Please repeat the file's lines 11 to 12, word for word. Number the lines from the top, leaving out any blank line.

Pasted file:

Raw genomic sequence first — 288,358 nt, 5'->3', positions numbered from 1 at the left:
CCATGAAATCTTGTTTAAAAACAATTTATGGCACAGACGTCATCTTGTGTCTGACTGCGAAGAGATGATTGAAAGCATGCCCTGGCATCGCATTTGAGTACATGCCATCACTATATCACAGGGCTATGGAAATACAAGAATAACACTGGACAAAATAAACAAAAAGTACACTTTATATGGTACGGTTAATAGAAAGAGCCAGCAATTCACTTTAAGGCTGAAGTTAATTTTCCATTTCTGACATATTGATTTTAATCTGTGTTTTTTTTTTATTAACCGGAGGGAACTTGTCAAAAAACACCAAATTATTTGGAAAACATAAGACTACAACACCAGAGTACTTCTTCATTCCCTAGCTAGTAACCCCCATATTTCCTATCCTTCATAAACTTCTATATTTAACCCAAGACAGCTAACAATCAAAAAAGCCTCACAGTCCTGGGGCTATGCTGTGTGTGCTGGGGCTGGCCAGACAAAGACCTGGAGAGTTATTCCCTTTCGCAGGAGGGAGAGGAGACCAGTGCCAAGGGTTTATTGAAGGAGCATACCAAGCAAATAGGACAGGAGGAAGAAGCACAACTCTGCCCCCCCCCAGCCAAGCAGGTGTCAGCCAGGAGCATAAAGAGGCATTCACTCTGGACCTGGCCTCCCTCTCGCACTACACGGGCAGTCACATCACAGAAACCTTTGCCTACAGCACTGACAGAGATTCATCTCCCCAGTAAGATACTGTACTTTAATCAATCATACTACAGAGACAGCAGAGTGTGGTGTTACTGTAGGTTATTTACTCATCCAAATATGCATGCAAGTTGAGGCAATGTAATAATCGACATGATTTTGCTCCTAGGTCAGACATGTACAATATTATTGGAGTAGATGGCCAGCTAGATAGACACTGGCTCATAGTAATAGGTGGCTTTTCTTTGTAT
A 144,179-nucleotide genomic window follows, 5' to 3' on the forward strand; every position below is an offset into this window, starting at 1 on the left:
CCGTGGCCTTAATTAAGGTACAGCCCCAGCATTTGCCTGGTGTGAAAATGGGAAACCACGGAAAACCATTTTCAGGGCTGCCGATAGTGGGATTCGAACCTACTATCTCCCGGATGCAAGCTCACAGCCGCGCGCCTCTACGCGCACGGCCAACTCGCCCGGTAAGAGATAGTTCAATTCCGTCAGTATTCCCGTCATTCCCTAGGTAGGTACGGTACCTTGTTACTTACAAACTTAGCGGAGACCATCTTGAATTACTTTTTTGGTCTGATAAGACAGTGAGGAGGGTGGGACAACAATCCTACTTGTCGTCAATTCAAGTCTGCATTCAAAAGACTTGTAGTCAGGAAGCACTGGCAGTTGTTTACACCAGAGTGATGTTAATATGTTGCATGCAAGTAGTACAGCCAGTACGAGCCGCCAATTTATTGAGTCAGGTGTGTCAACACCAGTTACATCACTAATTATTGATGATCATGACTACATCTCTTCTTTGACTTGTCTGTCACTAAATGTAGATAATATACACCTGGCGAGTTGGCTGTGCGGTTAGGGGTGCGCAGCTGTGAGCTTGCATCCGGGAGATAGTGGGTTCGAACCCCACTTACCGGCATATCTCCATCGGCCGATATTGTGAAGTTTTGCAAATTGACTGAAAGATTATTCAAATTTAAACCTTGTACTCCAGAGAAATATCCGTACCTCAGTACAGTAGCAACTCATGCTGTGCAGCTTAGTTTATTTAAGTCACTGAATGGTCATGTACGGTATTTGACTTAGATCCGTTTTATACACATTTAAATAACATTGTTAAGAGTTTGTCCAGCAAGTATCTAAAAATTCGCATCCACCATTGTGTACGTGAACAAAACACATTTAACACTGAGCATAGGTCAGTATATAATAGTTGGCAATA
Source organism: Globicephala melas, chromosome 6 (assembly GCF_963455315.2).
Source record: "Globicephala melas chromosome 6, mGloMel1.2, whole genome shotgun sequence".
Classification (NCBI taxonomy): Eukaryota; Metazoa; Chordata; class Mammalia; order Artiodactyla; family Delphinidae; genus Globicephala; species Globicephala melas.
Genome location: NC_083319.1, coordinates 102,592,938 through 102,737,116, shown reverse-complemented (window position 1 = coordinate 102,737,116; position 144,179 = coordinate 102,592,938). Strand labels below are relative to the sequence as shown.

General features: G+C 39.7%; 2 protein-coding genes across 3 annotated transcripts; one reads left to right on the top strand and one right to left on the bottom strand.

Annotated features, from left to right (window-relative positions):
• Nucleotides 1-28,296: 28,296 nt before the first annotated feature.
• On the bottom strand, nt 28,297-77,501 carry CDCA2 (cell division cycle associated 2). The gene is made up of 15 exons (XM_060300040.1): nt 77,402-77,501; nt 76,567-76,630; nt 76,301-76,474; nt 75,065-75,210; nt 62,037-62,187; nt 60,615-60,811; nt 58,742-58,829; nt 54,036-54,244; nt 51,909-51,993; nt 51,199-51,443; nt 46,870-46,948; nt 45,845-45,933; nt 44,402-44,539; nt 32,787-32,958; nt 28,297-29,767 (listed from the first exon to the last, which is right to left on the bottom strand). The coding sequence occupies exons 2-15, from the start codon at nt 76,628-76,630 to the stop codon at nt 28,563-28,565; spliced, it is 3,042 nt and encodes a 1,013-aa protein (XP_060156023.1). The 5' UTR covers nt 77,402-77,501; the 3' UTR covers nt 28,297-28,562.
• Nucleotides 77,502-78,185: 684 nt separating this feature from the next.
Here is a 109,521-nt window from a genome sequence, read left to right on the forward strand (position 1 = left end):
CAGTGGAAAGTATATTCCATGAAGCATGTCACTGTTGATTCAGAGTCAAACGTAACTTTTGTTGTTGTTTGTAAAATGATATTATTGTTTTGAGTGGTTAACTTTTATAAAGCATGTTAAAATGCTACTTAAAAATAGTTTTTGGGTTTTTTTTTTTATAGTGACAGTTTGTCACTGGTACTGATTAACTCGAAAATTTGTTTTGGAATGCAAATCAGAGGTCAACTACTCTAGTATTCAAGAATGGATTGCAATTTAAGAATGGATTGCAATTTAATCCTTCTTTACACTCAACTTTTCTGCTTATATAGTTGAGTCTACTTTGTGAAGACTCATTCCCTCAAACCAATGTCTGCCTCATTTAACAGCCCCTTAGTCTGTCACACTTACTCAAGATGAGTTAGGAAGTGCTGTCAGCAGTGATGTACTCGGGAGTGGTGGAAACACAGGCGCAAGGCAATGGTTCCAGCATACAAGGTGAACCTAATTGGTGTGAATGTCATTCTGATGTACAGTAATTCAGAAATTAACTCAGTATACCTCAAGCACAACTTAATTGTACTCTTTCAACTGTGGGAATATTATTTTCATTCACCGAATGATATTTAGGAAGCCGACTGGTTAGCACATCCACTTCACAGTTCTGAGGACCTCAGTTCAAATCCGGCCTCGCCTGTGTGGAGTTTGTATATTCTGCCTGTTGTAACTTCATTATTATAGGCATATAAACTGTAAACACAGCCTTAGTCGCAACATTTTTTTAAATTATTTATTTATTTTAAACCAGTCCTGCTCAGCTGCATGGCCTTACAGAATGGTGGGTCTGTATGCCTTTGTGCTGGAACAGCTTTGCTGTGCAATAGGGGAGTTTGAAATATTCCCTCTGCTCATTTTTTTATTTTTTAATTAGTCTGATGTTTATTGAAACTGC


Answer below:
• Nucleotides 1-28,296: 28,296 nt before the first annotated feature.
• On the bottom strand, nt 28,297-77,501 carry CDCA2 (cell division cycle associated 2). The gene is made up of 15 exons (XM_060300040.1): nt 77,402-77,501; nt 76,567-76,630; nt 76,301-76,474; nt 75,065-75,210; nt 62,037-62,187; nt 60,615-60,811; nt 58,742-58,829; nt 54,036-54,244; nt 51,909-51,993; nt 51,199-51,443; nt 46,870-46,948; nt 45,845-45,933; nt 44,402-44,539; nt 32,787-32,958; nt 28,297-29,767 (listed from the first exon to the last, which is right to left on the bottom strand). The coding sequence occupies exons 2-15, from the start codon at nt 76,628-76,630 to the stop codon at nt 28,563-28,565; spliced, it is 3,042 nt and encodes a 1,013-aa protein (XP_060156023.1). The 5' UTR covers nt 77,402-77,501; the 3' UTR covers nt 28,297-28,562.